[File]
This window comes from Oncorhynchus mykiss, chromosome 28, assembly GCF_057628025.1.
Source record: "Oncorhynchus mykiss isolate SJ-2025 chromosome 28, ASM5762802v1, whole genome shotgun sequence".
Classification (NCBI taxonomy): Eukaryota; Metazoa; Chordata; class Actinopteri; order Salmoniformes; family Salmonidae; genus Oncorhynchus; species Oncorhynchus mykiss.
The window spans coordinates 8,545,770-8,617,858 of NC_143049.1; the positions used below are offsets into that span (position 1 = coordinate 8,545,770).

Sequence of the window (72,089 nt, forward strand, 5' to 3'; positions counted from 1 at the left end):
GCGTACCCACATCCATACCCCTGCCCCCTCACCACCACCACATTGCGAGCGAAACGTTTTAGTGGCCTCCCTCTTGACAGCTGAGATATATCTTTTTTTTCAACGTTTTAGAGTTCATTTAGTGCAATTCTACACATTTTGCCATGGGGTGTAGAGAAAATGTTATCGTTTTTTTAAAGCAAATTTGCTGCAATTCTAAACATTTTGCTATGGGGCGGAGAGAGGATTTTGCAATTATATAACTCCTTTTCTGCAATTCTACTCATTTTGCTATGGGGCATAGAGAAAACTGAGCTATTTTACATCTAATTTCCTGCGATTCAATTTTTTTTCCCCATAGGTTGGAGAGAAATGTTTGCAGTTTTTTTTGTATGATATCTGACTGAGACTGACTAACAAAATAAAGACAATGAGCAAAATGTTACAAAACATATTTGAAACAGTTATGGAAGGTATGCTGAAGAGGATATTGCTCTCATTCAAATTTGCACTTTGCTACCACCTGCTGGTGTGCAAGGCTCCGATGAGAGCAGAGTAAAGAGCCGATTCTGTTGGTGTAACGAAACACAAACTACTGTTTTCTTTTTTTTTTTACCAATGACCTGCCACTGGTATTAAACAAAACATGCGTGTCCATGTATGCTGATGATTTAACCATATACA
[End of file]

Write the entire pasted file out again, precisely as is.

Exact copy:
This window comes from Oncorhynchus mykiss, chromosome 28, assembly GCF_057628025.1.
Source record: "Oncorhynchus mykiss isolate SJ-2025 chromosome 28, ASM5762802v1, whole genome shotgun sequence".
Classification (NCBI taxonomy): Eukaryota; Metazoa; Chordata; class Actinopteri; order Salmoniformes; family Salmonidae; genus Oncorhynchus; species Oncorhynchus mykiss.
The window spans coordinates 8,545,770-8,617,858 of NC_143049.1; the positions used below are offsets into that span (position 1 = coordinate 8,545,770).

Sequence of the window (72,089 nt, forward strand, 5' to 3'; positions counted from 1 at the left end):
GCGTACCCACATCCATACCCCTGCCCCCTCACCACCACCACATTGCGAGCGAAACGTTTTAGTGGCCTCCCTCTTGACAGCTGAGATATATCTTTTTTTTCAACGTTTTAGAGTTCATTTAGTGCAATTCTACACATTTTGCCATGGGGTGTAGAGAAAATGTTATCGTTTTTTTAAAGCAAATTTGCTGCAATTCTAAACATTTTGCTATGGGGCGGAGAGAGGATTTTGCAATTATATAACTCCTTTTCTGCAATTCTACTCATTTTGCTATGGGGCATAGAGAAAACTGAGCTATTTTACATCTAATTTCCTGCGATTCAATTTTTTTTCCCCATAGGTTGGAGAGAAATGTTTGCAGTTTTTTTTGTATGATATCTGACTGAGACTGACTAACAAAATAAAGACAATGAGCAAAATGTTACAAAACATATTTGAAACAGTTATGGAAGGTATGCTGAAGAGGATATTGCTCTCATTCAAATTTGCACTTTGCTACCACCTGCTGGTGTGCAAGGCTCCGATGAGAGCAGAGTAAAGAGCCGATTCTGTTGGTGTAACGAAACACAAACTACTGTTTTCTTTTTTTTTTTACCAATGACCTGCCACTGGTATTAAACAAAACATGCGTGTCCATGTATGCTGATGATTTAACCATATACA